CPAP and BiPAP are the most popular sleep apnea treatments that offer the potential of a rapid solution to pauses in breathing during sleep (also known as sleep apnea). If you have sleep apnea, it is likely that your physician has discussed one or both of these sleep apnea treatments. Many patients wonder if one is better than the other. Find out the differences between BiPAP and CPAP and which one is best for you by taking a look through the information below.
CPAP stands for Continuous Positive Airway Pressure. It is the most popular sleep apnea treatment for obstructive sleep apnea (OSA). It uses air pressure generated by a machine, delivered through a tube into a mask that fits over the nose or mouth.
CPAP therapy uses a CPAP machine designed to deliver air pressure through the nostrils into the back of the throat in order to keep the airway open. The pressure is adjustable. There are several potential modifications to the way the air can be delivered in order to keep the airway open during sleep.
CPAP therapy is used amongst people with severe breathing problems during sleep. It is the most recommended sleep apnea treatment for patients who suffer from obstructive sleep apnea because they are unable to receive enough air to their lungs. In addition to adults, this sleep apnea treatment is used for infants as well. Infants whose lungs have not fully developed will be placed on CPAP therapy in order to have air blown into their lungs.
Not all CPAP machines are the same size or weight. Each product varies, but generally, they are fairly small and portable. Choosing which size is right for you depends on where you’ll be using it. If you’ll only be using it at home, a bigger CPAP machine may be doable. If you plan on traveling with it, purchase a more compact option.
BiPAP refers to Bilevel or two-level Positive Airway Pressure. Like CPAP, this sleep apnea treatment works by sending air through a tube into a mask that fits over the nose. While CPAP generally delivers a single pressure, BiPAP delivers two: an inhale pressure and an exhale pressure. These two pressures are known as inhalation positive airway pressure (IPAP) and exhalation positive airway pressure (EPAP).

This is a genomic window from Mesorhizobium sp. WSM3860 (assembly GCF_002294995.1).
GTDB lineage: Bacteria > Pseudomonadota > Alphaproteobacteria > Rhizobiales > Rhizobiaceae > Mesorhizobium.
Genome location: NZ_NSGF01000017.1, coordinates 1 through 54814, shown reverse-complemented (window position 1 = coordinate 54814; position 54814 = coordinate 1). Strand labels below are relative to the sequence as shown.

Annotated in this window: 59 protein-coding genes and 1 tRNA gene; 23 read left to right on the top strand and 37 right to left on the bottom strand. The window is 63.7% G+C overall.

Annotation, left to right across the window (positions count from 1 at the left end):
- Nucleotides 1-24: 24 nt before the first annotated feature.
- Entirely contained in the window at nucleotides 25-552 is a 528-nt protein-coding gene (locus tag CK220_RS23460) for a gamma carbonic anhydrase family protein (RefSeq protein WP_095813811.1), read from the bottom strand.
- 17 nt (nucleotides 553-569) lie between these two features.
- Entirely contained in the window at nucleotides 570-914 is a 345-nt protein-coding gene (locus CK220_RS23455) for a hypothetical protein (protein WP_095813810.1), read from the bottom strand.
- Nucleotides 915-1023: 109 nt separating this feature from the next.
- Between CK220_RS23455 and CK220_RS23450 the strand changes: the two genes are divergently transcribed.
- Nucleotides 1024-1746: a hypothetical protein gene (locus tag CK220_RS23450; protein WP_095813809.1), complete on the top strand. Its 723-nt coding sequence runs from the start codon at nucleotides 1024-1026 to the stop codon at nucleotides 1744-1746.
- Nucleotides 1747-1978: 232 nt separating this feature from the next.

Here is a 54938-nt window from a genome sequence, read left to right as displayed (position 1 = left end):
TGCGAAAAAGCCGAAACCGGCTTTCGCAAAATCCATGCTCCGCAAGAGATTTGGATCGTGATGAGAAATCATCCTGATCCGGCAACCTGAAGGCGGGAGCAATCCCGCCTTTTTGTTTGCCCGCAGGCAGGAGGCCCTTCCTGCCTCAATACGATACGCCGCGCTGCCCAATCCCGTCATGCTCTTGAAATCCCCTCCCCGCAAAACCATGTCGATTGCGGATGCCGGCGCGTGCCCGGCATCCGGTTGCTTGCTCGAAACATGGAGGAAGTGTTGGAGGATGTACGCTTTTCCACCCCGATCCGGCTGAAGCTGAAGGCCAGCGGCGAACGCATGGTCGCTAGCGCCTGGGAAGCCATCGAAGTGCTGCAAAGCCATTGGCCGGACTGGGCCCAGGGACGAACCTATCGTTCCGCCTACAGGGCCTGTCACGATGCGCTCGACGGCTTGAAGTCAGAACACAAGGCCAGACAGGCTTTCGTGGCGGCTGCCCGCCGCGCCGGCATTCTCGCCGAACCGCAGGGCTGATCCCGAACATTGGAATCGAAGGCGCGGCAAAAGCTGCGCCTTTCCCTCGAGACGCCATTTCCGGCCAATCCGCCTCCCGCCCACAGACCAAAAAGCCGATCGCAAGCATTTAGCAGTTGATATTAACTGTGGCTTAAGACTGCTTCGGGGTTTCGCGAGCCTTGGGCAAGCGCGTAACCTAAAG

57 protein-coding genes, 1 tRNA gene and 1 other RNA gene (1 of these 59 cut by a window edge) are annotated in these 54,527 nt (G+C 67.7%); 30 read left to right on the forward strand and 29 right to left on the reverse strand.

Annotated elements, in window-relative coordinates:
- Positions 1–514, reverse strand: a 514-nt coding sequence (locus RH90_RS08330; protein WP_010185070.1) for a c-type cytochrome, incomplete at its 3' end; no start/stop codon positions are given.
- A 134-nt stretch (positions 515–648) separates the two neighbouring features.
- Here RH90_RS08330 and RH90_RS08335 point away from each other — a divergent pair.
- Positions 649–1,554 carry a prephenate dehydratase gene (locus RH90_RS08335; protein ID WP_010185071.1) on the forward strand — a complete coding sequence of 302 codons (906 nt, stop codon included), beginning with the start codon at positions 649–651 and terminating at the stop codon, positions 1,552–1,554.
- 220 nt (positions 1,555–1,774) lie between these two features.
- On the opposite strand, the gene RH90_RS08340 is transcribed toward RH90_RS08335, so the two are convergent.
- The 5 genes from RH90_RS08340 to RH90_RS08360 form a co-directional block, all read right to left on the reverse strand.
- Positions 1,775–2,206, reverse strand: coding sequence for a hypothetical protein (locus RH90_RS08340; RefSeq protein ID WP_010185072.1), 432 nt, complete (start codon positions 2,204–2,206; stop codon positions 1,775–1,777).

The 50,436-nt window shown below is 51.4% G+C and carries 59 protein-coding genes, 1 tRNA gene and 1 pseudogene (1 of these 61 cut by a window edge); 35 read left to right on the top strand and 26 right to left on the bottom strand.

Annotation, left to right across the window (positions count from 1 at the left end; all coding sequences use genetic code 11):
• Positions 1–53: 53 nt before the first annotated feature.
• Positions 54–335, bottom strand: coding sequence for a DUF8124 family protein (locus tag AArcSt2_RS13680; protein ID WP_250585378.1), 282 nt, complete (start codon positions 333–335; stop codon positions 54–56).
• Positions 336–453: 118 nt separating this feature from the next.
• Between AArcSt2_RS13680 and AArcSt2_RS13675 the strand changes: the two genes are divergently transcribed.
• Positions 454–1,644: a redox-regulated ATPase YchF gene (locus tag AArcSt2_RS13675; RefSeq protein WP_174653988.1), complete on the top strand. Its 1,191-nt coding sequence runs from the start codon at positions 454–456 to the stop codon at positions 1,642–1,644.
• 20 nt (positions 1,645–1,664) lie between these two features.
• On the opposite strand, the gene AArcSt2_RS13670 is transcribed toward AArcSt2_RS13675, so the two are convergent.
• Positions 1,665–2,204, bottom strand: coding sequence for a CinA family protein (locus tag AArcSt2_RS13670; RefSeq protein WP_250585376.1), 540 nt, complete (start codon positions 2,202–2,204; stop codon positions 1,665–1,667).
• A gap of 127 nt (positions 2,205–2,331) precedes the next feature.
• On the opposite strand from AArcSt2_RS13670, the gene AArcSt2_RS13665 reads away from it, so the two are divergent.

The BiPAP machine usually has two settings and the effort when inhaling and exhaling is monitored. When the person sleeping doesn’t breathe for a programmed period of time, the BiPAP may be set to deliver a breath. This is usually set as a minimum breath or ‘back-up rate’ that sets a minimum breaths per minute (BPM). This setting is designed so that the patient breathes a set frequency of breaths per minute.
This sleep apnea treatment is often used with individuals who need extra respiratory support. It is often prescribed for patients with congestive heart failure/coronary artery disease and pulmonary or neurologic medical disorders. Patients with neuromuscular disorders may also benefit from the pressure differential of a BiPAP device.
New BiPAP machines are similar in size to CPAP devices, which is about the size of a lunchbox. They’re designed to be silent so as not to interrupt the sleeper. Most BiPAP units offer a humidifier option to prevent the drying of the mucosal membranes.
Note: BiPAP is a trademark of Respironics and is a promotional partner of ASA.
CPAP and BiPAP machines look similar, have the same attachments, and both use the same CPAP mask and supplies. However, each sleep apnea treatment is used for a special purpose and has its own advantages. CPAP machines are primarily used to treat obstructive sleep apnea, while BiPAP machines are used to treat central sleep apnea, complex sleep apnea, or COPD.
As far as cost, BiPAP historically has been more expensive than CPAP which may sway consumers whose sleep apnea can be treated with either.
The comfort and liking of each machine depends on the individual, but generally, BiPAP is often used when CPAP is not tolerated by the user. One of the many advantages of the BiPAP machine is that the strain is decreased during expiration. This limits the amount of energy expended during exhalation. In other words, it is easier to breathe out with BiPAP than with CPAP.
For those that haven’t preferred CPAP in the past, a second try might be worth it because there are new technologies that increase comfort with CPAP.
If CPAP and BiPAP aren’t the right sleep apnea treatments for you, there are other types of ventilatory support devices, including Adaptive Servo Ventilation (ASV).
CPAP and BiPAP therapies are two of the most popular sleep apnea treatments you can use to relieve symptoms. Each has its own purpose and benefits, but they only work when used for the proper condition. Consult your doctor and know the details of your specific type of sleep apnea before choosing a therapy.
© 2020 American Sleep Association.